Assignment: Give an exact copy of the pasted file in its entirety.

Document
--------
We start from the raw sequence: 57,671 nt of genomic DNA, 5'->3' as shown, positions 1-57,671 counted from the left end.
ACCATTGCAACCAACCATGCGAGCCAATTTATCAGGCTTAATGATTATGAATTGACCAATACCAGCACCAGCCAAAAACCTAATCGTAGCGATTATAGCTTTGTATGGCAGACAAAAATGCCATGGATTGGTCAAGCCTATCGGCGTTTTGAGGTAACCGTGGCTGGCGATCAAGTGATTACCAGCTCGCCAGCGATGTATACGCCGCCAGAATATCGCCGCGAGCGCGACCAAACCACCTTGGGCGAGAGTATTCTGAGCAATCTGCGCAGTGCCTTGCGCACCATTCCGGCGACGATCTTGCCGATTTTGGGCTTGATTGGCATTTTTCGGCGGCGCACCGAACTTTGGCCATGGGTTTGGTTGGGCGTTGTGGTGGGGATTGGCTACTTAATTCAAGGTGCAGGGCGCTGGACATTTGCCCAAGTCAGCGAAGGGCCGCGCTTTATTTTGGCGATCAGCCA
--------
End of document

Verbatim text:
We start from the raw sequence: 57,671 nt of genomic DNA, 5'->3' as shown, positions 1-57,671 counted from the left end.
ACCATTGCAACCAACCATGCGAGCCAATTTATCAGGCTTAATGATTATGAATTGACCAATACCAGCACCAGCCAAAAACCTAATCGTAGCGATTATAGCTTTGTATGGCAGACAAAAATGCCATGGATTGGTCAAGCCTATCGGCGTTTTGAGGTAACCGTGGCTGGCGATCAAGTGATTACCAGCTCGCCAGCGATGTATACGCCGCCAGAATATCGCCGCGAGCGCGACCAAACCACCTTGGGCGAGAGTATTCTGAGCAATCTGCGCAGTGCCTTGCGCACCATTCCGGCGACGATCTTGCCGATTTTGGGCTTGATTGGCATTTTTCGGCGGCGCACCGAACTTTGGCCATGGGTTTGGTTGGGCGTTGTGGTGGGGATTGGCTACTTAATTCAAGGTGCAGGGCGCTGGACATTTGCCCAAGTCAGCGAAGGGCCGCGCTTTATTTTGGCGATCAGCCA